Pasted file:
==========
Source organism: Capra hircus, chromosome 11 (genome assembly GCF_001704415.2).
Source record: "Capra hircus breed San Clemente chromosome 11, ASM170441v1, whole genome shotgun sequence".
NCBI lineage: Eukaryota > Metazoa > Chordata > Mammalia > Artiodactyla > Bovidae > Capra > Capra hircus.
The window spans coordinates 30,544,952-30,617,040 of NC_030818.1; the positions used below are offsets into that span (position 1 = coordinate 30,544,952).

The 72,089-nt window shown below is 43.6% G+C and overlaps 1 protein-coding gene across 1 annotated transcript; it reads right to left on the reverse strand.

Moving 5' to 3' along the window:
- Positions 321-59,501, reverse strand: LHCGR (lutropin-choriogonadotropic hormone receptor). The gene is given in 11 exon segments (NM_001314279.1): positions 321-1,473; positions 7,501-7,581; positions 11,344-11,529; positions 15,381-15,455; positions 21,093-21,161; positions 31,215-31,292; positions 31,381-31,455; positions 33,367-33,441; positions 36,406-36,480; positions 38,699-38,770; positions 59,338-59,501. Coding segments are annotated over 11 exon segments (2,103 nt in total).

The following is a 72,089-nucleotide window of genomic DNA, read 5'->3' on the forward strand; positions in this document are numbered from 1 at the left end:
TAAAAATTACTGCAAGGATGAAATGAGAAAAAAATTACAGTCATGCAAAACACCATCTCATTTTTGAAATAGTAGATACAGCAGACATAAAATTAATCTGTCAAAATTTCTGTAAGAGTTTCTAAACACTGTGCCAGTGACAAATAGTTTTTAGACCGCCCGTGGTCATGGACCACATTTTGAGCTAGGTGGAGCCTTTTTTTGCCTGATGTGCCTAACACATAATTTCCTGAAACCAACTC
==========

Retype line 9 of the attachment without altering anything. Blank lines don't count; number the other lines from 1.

TAAAAATTACTGCAAGGATGAAATGAGAAAAAAATTACAGTCATGCAAAACACCATCTCATTTTTGAAATAGTAGATACAGCAGACATAAAATTAATCTGTCAAAATTTCTGTAAGAGTTTCTAAACACTGTGCCAGTGACAAATAGTTTTTAGACCGCCCGTGGTCATGGACCACATTTTGAGCTAGGTGGAGCCTTTTTTTGCCTGATGTGCCTAACACATAATTTCCTGAAACCAACTC